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Why China doesn’t want to revalue the yuan

Submitted by on May 25, 2010 – 11:07 amNo Comment

Recently just before the G20 summit, China’s currency problem became the hot topic when America’s treasury secretary, Tim Geithner received a letter from 130 congressmen asking for immediate action to force China to revalue the yuan.

But Mr. Fu Ziying, China’s vice minister of commerce announced that China would not compromise to the pressure from other countries. He argued the reform of exchange system should be determined by China’s own economic situation.

The US government has been urging Chinese treasury policymakers to raise the yuan since 2008, when yuan was pegged to dollar. Most American officials and scholars argue that China has favored its exports by manipulating the currency.

They say  renmimbi (RMB) is kept at an artificially low rate which has caused the US to suffer a serious trade deficit with China for years.

Certainly the fundamental reason why the Chinese policymakers insist on  maintaining a stable currency is that raising currency would cause exports to decrease. As export trade is the most significant impulse for China’s GDP growth, and a stronger yuan will slow down the economy growth.

According to Chinese import and export trade directory, if the yuan rises 3 percent in a short term, most Chinese exporting factories would lose up to 50 percent profits. Consequently, lots of factories would have no choice but shut down, which means millions of workers would lose their jobs.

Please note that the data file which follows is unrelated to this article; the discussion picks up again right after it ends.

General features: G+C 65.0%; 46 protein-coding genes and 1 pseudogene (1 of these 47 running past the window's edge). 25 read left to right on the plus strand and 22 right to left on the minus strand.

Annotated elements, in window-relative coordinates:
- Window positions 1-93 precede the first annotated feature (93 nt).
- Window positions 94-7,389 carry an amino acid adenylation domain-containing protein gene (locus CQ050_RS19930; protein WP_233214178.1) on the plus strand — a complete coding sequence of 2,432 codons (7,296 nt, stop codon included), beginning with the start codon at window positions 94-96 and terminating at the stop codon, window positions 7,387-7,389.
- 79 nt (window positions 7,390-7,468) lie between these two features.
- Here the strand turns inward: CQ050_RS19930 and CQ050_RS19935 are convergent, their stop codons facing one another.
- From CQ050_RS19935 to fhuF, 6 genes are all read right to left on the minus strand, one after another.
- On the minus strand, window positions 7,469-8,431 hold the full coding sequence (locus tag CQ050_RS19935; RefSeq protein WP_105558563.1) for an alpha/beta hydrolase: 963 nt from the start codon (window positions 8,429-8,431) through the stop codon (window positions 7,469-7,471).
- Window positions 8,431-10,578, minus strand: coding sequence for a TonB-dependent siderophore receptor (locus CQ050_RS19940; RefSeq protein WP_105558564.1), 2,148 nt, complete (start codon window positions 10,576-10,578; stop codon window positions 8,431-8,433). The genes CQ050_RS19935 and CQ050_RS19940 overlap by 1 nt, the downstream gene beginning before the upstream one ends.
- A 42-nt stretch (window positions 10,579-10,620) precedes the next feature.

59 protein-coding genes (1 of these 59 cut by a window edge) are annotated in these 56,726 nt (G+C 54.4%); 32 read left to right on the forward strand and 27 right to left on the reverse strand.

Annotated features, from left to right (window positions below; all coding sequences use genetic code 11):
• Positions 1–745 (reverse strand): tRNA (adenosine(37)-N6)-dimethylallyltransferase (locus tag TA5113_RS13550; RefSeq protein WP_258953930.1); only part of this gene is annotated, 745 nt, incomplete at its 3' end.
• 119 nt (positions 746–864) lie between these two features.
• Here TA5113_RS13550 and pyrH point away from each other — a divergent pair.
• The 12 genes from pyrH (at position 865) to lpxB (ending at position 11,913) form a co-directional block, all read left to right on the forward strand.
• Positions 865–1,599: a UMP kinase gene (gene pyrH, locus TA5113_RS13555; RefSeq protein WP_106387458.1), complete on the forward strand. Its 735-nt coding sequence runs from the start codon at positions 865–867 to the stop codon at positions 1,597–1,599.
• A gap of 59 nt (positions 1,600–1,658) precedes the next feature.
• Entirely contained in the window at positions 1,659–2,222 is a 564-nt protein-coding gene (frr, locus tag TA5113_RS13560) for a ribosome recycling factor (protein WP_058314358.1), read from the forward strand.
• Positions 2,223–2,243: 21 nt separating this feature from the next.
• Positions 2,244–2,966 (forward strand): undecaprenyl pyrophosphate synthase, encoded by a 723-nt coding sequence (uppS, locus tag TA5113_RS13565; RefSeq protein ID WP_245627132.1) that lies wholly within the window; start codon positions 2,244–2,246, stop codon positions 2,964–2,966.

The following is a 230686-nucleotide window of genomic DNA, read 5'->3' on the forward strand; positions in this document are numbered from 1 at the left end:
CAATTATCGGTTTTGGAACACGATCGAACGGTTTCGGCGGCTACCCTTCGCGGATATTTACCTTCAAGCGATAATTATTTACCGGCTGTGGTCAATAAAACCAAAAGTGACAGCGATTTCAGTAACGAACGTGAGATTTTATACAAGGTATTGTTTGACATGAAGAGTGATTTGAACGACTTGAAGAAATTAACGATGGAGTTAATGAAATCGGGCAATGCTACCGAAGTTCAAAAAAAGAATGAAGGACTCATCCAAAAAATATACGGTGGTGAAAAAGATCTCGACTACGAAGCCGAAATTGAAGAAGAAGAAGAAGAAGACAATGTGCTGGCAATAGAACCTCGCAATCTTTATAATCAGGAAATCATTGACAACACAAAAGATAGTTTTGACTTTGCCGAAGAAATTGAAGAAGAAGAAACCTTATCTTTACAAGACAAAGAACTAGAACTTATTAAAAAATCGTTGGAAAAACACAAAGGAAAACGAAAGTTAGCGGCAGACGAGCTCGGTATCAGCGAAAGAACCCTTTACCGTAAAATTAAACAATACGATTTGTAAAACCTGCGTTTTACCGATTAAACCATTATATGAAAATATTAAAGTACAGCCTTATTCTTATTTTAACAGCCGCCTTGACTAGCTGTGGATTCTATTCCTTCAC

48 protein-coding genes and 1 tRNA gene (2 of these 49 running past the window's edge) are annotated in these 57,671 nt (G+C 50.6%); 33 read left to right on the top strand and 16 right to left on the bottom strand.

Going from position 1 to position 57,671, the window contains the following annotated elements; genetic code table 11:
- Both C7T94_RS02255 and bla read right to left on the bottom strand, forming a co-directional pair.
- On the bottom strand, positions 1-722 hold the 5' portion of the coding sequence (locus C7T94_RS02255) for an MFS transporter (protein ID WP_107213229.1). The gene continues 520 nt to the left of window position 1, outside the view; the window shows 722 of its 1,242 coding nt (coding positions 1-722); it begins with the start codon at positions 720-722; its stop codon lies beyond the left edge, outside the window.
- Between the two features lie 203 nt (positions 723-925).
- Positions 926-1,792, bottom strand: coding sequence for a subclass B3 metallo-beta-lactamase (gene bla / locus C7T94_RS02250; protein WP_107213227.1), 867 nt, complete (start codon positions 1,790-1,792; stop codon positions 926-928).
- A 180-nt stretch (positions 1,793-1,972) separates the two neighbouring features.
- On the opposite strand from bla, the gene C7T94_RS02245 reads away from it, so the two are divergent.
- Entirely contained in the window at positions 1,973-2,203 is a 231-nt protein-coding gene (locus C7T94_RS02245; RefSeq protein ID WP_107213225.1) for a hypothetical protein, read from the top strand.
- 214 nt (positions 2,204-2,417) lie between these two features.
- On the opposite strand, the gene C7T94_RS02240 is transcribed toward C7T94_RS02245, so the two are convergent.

China has become the biggest creditor nation of the United States overtaking Japan in September 2008.  At the end of 2009, China owned $US894.8 billion of government bonds, which means China would give North America 44.74 billion dollars for free if the yuan increases 5 percent.

Japan’s former experience has also scared China off revaluing its yuan.

In 1984, the US forced Japan to sign the ‘Plaza Accord’ in order to resolve the trade deficit between the two countries caused by overvalued dollars. After this ,  the yen rose, followed by excess liquidity and inflation, and finally resulting in Japan’s ‘lost decade’ of economic collapse.

China’s decision makers are afraid Japan’s past would become the future of China. And what their concerns make sense. According to Li Jijun, an economics lecturer of Northwest University in Xi’an, China, a potential crash could come from unrestrained property development.

“Currently the international society assumes that the yuan is undervalued about 10 to 20 percent,” he said.  “If the government agrees to let the currency fluctuate freely, a profitable yuan might attract more hot money to flow into China, which would cause a serious property bubble.”

Since the country is in the process of rapid economic transformation, a permissive currency policy might have serious results including dragging the whole economy into a downward trend. There is no doubt that a stable yuan is more beneficial to China’s stability and growth.

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